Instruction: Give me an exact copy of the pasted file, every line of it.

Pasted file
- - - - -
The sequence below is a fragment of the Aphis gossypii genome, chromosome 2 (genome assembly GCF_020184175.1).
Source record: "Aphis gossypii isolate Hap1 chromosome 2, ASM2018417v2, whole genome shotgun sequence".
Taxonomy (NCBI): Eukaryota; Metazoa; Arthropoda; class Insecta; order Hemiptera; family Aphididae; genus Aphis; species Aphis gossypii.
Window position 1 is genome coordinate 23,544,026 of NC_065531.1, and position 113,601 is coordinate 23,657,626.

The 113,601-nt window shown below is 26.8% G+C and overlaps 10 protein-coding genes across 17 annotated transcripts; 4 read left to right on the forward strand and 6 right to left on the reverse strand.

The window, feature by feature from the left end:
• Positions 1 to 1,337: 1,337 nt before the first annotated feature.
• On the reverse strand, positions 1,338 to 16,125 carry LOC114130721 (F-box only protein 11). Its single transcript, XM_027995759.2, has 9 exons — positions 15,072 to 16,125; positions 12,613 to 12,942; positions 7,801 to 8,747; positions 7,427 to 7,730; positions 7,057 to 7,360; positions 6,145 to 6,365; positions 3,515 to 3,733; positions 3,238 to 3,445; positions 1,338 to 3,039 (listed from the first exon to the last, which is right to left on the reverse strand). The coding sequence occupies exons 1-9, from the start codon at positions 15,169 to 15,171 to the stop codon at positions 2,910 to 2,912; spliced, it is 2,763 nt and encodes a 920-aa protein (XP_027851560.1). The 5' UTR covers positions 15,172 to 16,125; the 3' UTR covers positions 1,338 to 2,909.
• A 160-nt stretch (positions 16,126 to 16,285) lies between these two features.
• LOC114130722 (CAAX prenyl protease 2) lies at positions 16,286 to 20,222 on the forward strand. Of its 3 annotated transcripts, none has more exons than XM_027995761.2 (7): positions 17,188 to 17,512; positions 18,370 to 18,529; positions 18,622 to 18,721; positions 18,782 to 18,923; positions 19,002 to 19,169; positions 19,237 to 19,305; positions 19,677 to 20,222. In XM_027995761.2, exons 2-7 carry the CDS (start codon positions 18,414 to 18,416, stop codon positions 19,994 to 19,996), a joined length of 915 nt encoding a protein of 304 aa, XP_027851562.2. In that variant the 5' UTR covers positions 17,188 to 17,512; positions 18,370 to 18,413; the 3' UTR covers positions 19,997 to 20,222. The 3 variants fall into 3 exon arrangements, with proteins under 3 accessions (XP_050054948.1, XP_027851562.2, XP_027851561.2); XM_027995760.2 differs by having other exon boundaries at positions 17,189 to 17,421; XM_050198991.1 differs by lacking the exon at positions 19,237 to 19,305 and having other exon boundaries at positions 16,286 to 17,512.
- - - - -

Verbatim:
The sequence below is a fragment of the Aphis gossypii genome, chromosome 2 (genome assembly GCF_020184175.1).
Source record: "Aphis gossypii isolate Hap1 chromosome 2, ASM2018417v2, whole genome shotgun sequence".
Taxonomy (NCBI): Eukaryota; Metazoa; Arthropoda; class Insecta; order Hemiptera; family Aphididae; genus Aphis; species Aphis gossypii.
Window position 1 is genome coordinate 23,544,026 of NC_065531.1, and position 113,601 is coordinate 23,657,626.

The 113,601-nt window shown below is 26.8% G+C and overlaps 10 protein-coding genes across 17 annotated transcripts; 4 read left to right on the forward strand and 6 right to left on the reverse strand.

The window, feature by feature from the left end:
• Positions 1 to 1,337: 1,337 nt before the first annotated feature.
• On the reverse strand, positions 1,338 to 16,125 carry LOC114130721 (F-box only protein 11). Its single transcript, XM_027995759.2, has 9 exons — positions 15,072 to 16,125; positions 12,613 to 12,942; positions 7,801 to 8,747; positions 7,427 to 7,730; positions 7,057 to 7,360; positions 6,145 to 6,365; positions 3,515 to 3,733; positions 3,238 to 3,445; positions 1,338 to 3,039 (listed from the first exon to the last, which is right to left on the reverse strand). The coding sequence occupies exons 1-9, from the start codon at positions 15,169 to 15,171 to the stop codon at positions 2,910 to 2,912; spliced, it is 2,763 nt and encodes a 920-aa protein (XP_027851560.1). The 5' UTR covers positions 15,172 to 16,125; the 3' UTR covers positions 1,338 to 2,909.
• A 160-nt stretch (positions 16,126 to 16,285) lies between these two features.
• LOC114130722 (CAAX prenyl protease 2) lies at positions 16,286 to 20,222 on the forward strand. Of its 3 annotated transcripts, none has more exons than XM_027995761.2 (7): positions 17,188 to 17,512; positions 18,370 to 18,529; positions 18,622 to 18,721; positions 18,782 to 18,923; positions 19,002 to 19,169; positions 19,237 to 19,305; positions 19,677 to 20,222. In XM_027995761.2, exons 2-7 carry the CDS (start codon positions 18,414 to 18,416, stop codon positions 19,994 to 19,996), a joined length of 915 nt encoding a protein of 304 aa, XP_027851562.2. In that variant the 5' UTR covers positions 17,188 to 17,512; positions 18,370 to 18,413; the 3' UTR covers positions 19,997 to 20,222. The 3 variants fall into 3 exon arrangements, with proteins under 3 accessions (XP_050054948.1, XP_027851562.2, XP_027851561.2); XM_027995760.2 differs by having other exon boundaries at positions 17,189 to 17,421; XM_050198991.1 differs by lacking the exon at positions 19,237 to 19,305 and having other exon boundaries at positions 16,286 to 17,512.